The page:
Veronica's Garden

I originally started this blog to promote my novel, Post Rock Limestone Caryatids. Now I write essays and poetry about everything, including the Flint Hills, healing, parenting, etc. WARNING: emotional content, sometimes intense. Read at own risk of feeling.

Tag: prairie

Snow In May

Dear friends, it is I, Veronica Speedwell. Perhaps you thought you’d heard the last from me; But no. Spring positively requires poetry about flowers, and that is a job for me, whether Rachel likes it or not.

Snows of the Prairie

White fluff falls from the sky
of a glorious early spring day.
Cottonwood seeds catch the breeze:
Snow in May

The sunflowers peak and die back—
summer’s last ember.
White heath breaks into bloom!
Snow in September.

white heath by fence

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Costa Rica Diary: Hanging Bridges in the Matrix of Life

The Monteverde area has many more ecotourism parks and reserves than it did twelve years ago. Andrea at La Colina Lodge recommended Selvatura Park for a zip line tour, but they have much more to do there than that. We took a walk in the bridges hanging in the cloud forest before our zip line adventure. It might sound pedestrian (no pun intended), but I’d rank it among my favorites of all the wonderful activities we did in Costa Rica.

It’s an understatement to say that it’s wet in the cloud forest. It’s not like the ethereal fog we have infrequently in Kansas. It’s like the air is hypersaturated with moisture. You get thoroughly wet just being in it. We couldn’t quite decide if it was sprinkling or not, and half of us put up the hoods on our rain jackets, half did not. Though there were other people around, we let them walk past us, and lingered in the quiet. We saw a slate-throated redstart and emerald toucanets, and other birds that I wasn’t able to identify.

Epiphytes grow everywhere. Wherever a seed or spore can land, it can grow. Trunks of trees are covered in shades of green, from so many kinds of plants that they would defy counting. The hanging bridges connect the steep sides of the mountains, so we walked among the clouds, wisps of which swirled silently among the trees. Looking down, I’d see a fern with leaves longer than my arms; when I’d crossed the bridge and come down the slope a bit, I could see that huge fern was growing from a crook in a tree, twenty feet off the ground. With so much water, who needs soil to grow in?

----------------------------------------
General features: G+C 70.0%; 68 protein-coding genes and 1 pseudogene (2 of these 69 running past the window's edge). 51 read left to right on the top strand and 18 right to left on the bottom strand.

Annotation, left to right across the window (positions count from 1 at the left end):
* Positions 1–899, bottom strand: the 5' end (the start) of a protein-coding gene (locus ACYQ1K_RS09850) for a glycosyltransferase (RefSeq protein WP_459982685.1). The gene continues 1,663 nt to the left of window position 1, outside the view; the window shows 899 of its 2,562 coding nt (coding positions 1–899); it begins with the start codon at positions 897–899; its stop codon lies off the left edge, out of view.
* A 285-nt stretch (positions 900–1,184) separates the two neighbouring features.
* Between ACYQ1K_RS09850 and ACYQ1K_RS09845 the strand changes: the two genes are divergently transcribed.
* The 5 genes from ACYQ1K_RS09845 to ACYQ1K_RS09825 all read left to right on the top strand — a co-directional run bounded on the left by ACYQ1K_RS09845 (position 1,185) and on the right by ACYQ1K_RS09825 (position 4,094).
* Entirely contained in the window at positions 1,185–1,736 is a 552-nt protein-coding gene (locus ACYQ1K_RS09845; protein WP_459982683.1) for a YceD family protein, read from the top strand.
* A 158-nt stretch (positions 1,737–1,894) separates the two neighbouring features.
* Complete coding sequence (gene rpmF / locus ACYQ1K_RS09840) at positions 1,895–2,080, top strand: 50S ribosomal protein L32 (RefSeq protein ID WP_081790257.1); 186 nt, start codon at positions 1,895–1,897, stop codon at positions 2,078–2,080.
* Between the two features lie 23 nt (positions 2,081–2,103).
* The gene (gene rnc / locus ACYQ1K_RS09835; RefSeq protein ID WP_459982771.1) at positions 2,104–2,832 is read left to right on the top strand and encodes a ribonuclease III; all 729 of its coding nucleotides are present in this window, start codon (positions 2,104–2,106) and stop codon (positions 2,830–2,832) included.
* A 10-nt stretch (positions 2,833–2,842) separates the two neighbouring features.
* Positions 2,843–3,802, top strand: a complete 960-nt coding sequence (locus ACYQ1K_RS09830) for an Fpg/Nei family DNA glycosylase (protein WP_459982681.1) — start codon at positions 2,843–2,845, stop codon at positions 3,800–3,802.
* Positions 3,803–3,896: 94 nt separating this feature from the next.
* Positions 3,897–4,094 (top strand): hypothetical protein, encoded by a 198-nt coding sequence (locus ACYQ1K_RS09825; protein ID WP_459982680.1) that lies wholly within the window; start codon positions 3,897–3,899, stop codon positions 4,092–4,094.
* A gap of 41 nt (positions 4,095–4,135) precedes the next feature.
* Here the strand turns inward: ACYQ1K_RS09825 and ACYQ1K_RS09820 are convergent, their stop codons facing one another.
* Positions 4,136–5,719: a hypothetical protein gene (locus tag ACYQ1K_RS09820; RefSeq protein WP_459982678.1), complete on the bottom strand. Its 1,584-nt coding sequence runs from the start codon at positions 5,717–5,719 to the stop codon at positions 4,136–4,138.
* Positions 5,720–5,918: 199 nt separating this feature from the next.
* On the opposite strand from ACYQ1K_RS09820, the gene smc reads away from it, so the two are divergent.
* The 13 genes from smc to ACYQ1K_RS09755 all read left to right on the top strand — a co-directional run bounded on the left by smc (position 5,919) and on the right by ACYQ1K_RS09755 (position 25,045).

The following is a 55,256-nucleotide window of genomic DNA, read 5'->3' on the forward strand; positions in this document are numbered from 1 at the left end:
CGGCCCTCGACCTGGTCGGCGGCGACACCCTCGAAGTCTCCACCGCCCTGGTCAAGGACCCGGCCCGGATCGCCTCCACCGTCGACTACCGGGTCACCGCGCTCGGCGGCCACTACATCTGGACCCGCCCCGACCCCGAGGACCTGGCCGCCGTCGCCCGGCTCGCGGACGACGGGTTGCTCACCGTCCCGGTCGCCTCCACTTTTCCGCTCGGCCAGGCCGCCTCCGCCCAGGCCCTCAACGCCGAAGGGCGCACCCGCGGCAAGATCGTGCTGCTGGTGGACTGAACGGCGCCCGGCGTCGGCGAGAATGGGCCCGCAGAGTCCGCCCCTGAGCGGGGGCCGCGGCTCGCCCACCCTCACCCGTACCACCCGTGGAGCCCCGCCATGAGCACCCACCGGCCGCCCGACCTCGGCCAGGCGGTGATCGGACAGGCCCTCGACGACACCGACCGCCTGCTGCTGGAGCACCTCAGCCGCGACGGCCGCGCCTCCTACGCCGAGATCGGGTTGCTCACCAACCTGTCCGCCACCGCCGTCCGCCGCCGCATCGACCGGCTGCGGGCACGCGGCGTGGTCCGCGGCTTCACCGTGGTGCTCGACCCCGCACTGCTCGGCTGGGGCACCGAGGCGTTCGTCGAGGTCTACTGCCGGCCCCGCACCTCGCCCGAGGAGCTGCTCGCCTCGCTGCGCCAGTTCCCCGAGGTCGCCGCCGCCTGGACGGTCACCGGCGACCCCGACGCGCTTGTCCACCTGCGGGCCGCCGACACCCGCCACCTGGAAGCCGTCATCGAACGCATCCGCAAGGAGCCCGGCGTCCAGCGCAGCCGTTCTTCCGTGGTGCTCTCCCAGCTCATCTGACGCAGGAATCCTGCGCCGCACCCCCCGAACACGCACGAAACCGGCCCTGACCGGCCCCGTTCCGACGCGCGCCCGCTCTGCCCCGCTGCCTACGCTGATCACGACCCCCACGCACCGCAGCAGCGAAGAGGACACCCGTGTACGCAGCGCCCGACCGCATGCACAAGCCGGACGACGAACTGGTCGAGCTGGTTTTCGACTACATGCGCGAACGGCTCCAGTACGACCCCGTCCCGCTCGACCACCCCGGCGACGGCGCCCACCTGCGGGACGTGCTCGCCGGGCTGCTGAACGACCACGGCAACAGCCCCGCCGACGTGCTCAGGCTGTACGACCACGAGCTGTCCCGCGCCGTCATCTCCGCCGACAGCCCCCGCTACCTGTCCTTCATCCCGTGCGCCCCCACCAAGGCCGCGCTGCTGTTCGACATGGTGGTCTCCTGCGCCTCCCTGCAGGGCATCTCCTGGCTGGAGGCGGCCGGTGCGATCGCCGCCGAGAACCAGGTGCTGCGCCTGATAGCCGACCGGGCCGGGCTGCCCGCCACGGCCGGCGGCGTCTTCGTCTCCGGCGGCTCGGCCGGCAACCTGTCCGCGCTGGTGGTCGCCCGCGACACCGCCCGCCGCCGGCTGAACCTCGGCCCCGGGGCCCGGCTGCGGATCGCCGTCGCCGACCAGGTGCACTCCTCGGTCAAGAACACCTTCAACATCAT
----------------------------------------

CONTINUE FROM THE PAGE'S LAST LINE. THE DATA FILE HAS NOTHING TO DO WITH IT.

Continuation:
In my beloved tallgrass prairie, soil is the source from which springs everything that lives. There are insects and animals in the grass, and in the sky, and in the rivers and ponds; but the grass that anchors it all comes from the soil. It’s a thin but incredibly rich source of nutrients and moisture and the microorganisms that make other life forms possible. Old gardeners will tell you that the key to gardening is to feed the soil. Poets and scientists speak of soil in reverent tones. Soil is the matrix of life.

Monteverde cloud forest is so saturated with water everywhere, that the entire ecosystem itself is that matrix, from the soil up through the underbrush, and on up, two hundred feet into the tops of the trees. Many of the forest’s creatures rarely or never even touch the earth. If the prairie’s soil is a two-dimensional plane, the cloud forest is life exploding into three dimensions.

Amidst this fecundity, my Costa Rica story began to conceive itself. My character would have to journey from San Jose to the cloud forest. (There would be similarities to Maeve’s journey to the prairie, don’t you think?) I told Kevin about this as we walked, and he suggested mixing in some study of botanical medicines. Yes, I thought, she would be sick, seeking healing that couldn’t be found in civilization. What kind of illness? What sickness can only cloud forest heal? Forests are the lungs of the earth, so it would be a lung ailment, one which becomes more prevalent as the forests are inexorably razed. Somehow that led to the question of to what extent plot is necessary. Some authors (myself not included) excel at plot; I find myself moved more by other elements, as a reader and writer. Some books I’ve loved didn’t have much plot. We thought of Cormac McCarthy’s The Road as an example of a story with not a lot of plot, but a journey.

If I were to make my story a heroic journey, then the heroine would have eventually to go back to her home, to bring newly acquired wisdom to share with her people. What form would that take? What wisdom will she find, and how will she share it?

I’d thought, I can’t write about this place without being here for a while, living in Costa Rica for months, learning the language and studying the culture. I’ll put this story on the back burner. But once I start talking about a story with Kevin, it takes on a life of its own. The story has no regard for my timelines and preferences. The story does not care that I don’t belong here, that I have deep roots and commitments elsewhere, that my eyes haven’t yet learned how to see this place. The story wills itself to being through me, its vessel. The story has magical power I cannot constrain, especially in this fertile matrix of life.

The Bees Know

I know I’ve said it before, but white heath is my favorite late-season native wildflower. When all the other flowers have spent themselves, white heath is just getting started. White heath keeps going till the last minute, when the themometer hits 32 on some early morning in October. White heath is always the last flower to leave the party of the tallgrass prairie summer.

Everybody hates white heath, except me. I have finally convinced the people who wield the weed whackers around here not to whack it, but I keep a few in out-of-the-way places, just in case. There’s a big patch this year by the compost, and it turns out I’m not the only one who loves it, after all. The honey bees appreciate it. There aren’t a lot of flowers left, and most of the others peaked a week ago, or more. It’s a glorious, sunny, warm day today, but there won’t be many more of these, and the bees know to make the most of every bit of pollen they can gather before the cold sets in.

I am not so industrious. I struggle to match my energy to the time available. I have gotten some good work done on my studio renovation this week, but it’s far from ready, and I didn’t really get anything done today.